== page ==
The Plot: “My name is Tegan Oglietti, and on the last day of my first lifetime, I was so, so happy.” And Tegan, sixteen, was happy. No, her life wasn’t perfect or flawless. Her father, a soldier, had died when she was little. But she had a best friend, and a boyfriend, and a brother and a mother and her music and free running and all that goes away when she dies.
She wakes up in 2128 and it’s all gone. She died, and she thought her donor card meant her organs would be used to keep others alive, but instead her body was used to test cryonics and it worked because now, over a hundred years later, she’s alive. She’s the first person who has been woken up and she’s in a government lab and everyone she knew is dead.
The world is a very different place, and it’s not just that no one knows who the Beatles are. Australia is not the country she remembered, and it’s not just the climate or slang that has changed. It’s the Australia for Australians movement that bars any type of immigration; it’s the fringe religious group convinced Tegan has no soul and should kill herself; it’s the secrets being kept from her about what the cryonics project is really about.
Tegan is more than a body. She refuses to be bossed around, to be treated as if she is owned by the government. She insists on trying to have a life, again; she goes to school, makes friends. But the secrets are still there. Tegan’s not content to just go with the flow; she’s the type of girl who asks questions and will follow the truth no matter what.
The Good: “We all begin with our past.”
Where to start? Let’s start with Tegan, and the way she shares that one perfect day to show how happy she was in the past. Tegan is a great, nuanced character. That shared day allows us to see Tegan at her best; or, at least, what she thinks of as her best. Both conventional and unconventional; both going with the status quo but also questioning; valuing friendships and love. When her life ends, and her new life begins, we, like Tegan, have a reference point of who and what she was, as she tries to rebuild her life. We understand what she mourns. I liked Tegan, and I rooted for her, and admired her dedication to doing the right thing, not the easy thing.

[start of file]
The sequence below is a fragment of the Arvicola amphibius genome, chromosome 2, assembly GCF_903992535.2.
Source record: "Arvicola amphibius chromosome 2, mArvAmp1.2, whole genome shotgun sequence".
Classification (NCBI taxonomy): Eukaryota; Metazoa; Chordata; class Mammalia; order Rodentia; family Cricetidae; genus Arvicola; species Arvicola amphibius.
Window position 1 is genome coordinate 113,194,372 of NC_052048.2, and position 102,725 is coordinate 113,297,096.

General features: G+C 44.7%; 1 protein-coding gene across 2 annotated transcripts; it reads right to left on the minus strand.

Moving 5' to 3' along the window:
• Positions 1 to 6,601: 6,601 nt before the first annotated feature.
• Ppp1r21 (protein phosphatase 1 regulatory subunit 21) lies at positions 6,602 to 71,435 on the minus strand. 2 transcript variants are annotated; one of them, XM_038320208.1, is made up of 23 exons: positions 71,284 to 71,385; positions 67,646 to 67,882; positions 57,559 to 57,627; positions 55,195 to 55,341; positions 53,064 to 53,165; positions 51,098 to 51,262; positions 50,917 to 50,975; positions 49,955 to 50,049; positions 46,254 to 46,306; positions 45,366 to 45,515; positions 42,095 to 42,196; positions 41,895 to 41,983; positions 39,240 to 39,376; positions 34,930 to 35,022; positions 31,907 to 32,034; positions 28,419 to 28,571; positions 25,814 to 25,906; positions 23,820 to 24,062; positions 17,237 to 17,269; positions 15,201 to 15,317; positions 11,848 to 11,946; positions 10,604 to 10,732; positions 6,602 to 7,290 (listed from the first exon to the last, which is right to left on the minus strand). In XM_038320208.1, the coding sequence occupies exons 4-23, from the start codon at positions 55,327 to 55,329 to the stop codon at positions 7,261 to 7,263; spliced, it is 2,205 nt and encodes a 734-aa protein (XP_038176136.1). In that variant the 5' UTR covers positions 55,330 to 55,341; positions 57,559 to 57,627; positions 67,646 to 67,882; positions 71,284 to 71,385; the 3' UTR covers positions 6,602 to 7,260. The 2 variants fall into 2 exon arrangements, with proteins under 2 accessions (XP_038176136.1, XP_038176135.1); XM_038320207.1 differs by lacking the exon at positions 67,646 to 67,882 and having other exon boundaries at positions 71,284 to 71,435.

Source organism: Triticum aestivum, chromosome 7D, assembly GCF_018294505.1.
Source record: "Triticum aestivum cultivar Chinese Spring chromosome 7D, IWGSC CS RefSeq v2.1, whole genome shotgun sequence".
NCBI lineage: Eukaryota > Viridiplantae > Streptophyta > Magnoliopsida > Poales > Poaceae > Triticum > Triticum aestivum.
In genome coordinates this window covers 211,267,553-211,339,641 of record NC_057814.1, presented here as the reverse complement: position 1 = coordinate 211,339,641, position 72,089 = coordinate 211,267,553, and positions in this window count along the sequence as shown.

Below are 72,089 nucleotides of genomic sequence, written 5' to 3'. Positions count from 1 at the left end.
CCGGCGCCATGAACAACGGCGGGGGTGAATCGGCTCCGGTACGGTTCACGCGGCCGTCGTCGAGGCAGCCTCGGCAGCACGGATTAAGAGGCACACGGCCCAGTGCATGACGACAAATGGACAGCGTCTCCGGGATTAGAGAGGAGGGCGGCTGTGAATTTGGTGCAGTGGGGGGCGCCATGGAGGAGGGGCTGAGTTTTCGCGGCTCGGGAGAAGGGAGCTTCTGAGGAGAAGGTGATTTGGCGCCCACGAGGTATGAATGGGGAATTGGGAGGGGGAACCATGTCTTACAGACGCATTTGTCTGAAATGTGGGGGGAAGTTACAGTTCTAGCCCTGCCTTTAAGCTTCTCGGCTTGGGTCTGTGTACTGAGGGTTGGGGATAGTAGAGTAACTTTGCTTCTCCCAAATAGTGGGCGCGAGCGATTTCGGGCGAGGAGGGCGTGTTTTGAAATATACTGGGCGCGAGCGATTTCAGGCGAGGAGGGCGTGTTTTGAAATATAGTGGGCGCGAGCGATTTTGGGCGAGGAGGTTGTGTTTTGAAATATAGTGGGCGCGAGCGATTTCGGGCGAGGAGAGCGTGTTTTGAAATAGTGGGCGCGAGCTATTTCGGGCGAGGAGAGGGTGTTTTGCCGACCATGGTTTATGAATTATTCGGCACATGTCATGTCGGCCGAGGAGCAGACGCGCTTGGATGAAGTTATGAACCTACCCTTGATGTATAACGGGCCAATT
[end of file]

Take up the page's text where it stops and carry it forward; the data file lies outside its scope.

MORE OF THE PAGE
Then there is how the story is told: yes, Tegan is telling the story, and it’s clear it’s a little bit after the events in When We Wake, but this is not straightforward narrative. At one point, Tegan tells us something she learns about her future world and accepts it and so did I, as the reader, but then Tegan as narrator tells us: “I can’t believe I was such an idiot.” So, she is letting us know — not all we are reading is to be trusted. This is not just about Tegan’s rebirth into a strange new world; it’s about Tegan realizing there’s more she doesn’t know than simply how to use the toilet. (Don’t ask.)
OK — the toilet. First, though, Tegan is sixteen in 2027. Even her “present,” her “now” is our future. This allows things to be familiar enough — just as there is enough familiar between 1999 and 2013 that certain things are the same, as familiar to the reader as to Tegan. Her love of the Beatles, the foods her mom cooks. Somethings are different: the weather has gotten worse and warmer, for example. Why even set it in the future? Partly, it’s to have the scientific and medical knowledge available to freeze Tegan but not to have enough knowledge to wake her up any sooner. Partly, it’s to set the stage for what Tegan discovers about the future in terms of the military, environment, and government.
Oh, and about the cryonics. I was super-creeped out that Tegan signing her donor card meant this happened to her. I perhaps got a little bit over-obsessed about what it means, exactly, to donate one’s body for science and the complications.
So. The toilet. Who would think that in just over a hundred years toilets would be that different? But think back a hundred years, and yes, the little things and the big things have changed. The Beatles? No one has heard about them. I loved discovering the world along with Tegan. There are good things about the future and for a while Tegan thinks that her old friends and family helped make the world a better place. Tegan tries hard to adjust, to create a new life, to understand why it’s happening…. And why is it happening?
As Tegan learns more about the present, she realizes that while some prejudices are gone (Tegan herself is white, but her new and old friends are a diverse group) others have replaced them. (One funny thing: her new friends assuming she shares the prejudices of the past.) There is no perfect world. And yes, I’m dancing around the secrets she discovers, so that you can discover them with her. It’s both about the way the world is now and why she was brought back, and then what she is willing to do when she learns the truth.
Healey is from New Zealand and When We Wake is set in Australia. Australia is the center, and it is refreshing for a book not to be US-centric. This becomes even more true when more is revealed about current world politics. Short version: the USA is not at the top of the heap.
When We Wake works as a standalone, Tegan waking up like Sleeping Beauty. There will be a sequel, from the perspective of a different character.